Continuing the seesaw theme of the week that has seen higher and lower days alternate, February natural gas futures on Wednesday settled 6.9 cents lower at $5.833 as traders turned their attention to Thursday’s release of the Energy Information Administration’s (EIA) natural gas storage report for the week ended Dec. 31.

Price movement on the day was pretty tame as the prompt month carved out a high of $5.95 and a low of $5.76. February heating oil and crude futures also recorded losses of 2.82 cents and 52 cents, respectively.

“We have become very oversold on the charts,” said a Washington, DC-based broker. “However, in each of the prior down moves from the highs right up around $10, we got in similar oversold territory. In both cases, we managed to sell off and become oversold, then have a minor little rally and continue down. That sounds pretty textbook of the way a bear market behaves.”

In order to start feeling a little more bullish, the broker said the market would have to erase both gaps lower that were established over the past two weeks. “The bottom of the first gap that we would have to get back above is $6.10, then the next gap we would have to get up to close would be $6.69,” he said. “We would have to at least get up and close that first gap for me to even think that this thing has any sort of chance at a meaningful rally.”

Looking at support lines, the broker said he sees the mid-$5 level on the conservative side, before reaching substantial support in the $5.20 area.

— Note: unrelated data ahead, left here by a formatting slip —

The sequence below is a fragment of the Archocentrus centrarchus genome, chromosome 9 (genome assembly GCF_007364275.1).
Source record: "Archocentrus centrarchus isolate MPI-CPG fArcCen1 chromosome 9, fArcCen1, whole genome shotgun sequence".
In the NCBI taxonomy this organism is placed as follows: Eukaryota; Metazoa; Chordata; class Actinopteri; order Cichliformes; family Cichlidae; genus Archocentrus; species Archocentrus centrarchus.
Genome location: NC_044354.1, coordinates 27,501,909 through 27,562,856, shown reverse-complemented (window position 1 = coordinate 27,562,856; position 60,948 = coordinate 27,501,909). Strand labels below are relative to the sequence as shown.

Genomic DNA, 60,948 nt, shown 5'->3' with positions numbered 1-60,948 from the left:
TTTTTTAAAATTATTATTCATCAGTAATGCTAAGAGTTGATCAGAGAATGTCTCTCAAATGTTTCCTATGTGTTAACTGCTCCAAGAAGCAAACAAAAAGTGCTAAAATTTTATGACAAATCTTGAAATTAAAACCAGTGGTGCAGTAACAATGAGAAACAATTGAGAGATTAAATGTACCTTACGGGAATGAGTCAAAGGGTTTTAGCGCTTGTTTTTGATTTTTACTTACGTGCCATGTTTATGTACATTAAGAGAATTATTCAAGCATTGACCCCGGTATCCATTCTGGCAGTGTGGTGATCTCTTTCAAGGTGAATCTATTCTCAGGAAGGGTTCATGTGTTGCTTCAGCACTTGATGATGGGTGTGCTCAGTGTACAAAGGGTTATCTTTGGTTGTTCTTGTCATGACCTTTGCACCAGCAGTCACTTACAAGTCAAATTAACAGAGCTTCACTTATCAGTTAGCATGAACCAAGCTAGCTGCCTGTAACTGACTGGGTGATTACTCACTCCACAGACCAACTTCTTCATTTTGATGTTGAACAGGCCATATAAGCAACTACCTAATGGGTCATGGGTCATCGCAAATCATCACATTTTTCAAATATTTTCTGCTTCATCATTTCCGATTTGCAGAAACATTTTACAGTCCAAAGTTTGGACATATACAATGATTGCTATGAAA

Predicting the storage number, the broker said he believes there will be a withdrawal between 150 and 160 Bcf. The Reuters survey said the industry is calling for a 135 to 140 Bcf pull for the week. “I think we would have to see a much bigger withdrawal than expected to get bulls any sort of lasting ammo because next week’s report will reflect gas demand during the holiday week, where low commercial and industrial demand teamed with warm temperatures should make for a very small withdrawal,” he said. “Likewise, if Thursday’s withdrawal report comes in around 100 Bcf, then I think we could see some real powerful selling coming in.”

While many are paying attention to the storage situation and technical factors, the obvious driver of the market continues to be the weather, or lack thereof. Continued winter mildness in the East continues to put downward pressure on natural gas demand as well as prices.

“No matter what you say, the weather’s in charge,” a knowledgeable end-user said. “They were saying demand from China was propping up oil prices, but China kicked the props out about a month ago, purposely stalling their economy to keep it from overheating. That reversed the price on oil. Then the weather took over and has driven energy down. There’s a total change in the whole fundamental picture. It’s still a demand and supply market where one-degree temperature change has an impact on demand.

“I’m loving it. Fundamentals have finally taken over, and there’s no end in sight to the warm weather,” he said. “Look at the Midwest. It was 64 degrees and 63 degrees Wednesday and Thursday last week. The next 10 days they’re looking at above normal weather. We’re going to have two below normal pulls on storage in a row. I just love it. At the rate we’re going we’re going to end the winter with 1,500 Bcf in storage. They’ll have it full again by June 1, before air conditioning even gets going.”

The end-user added that he can’t currently conceive any way that this market could be propped up. “I love it when the fundamentals take over for a while,” he said. “I’m not against the speculators. In a free market you’re going to have both. I just don’t like to see it one-sided, and I think it’s been too much weighted in the other direction. I like to see a normal balance of market forces.”

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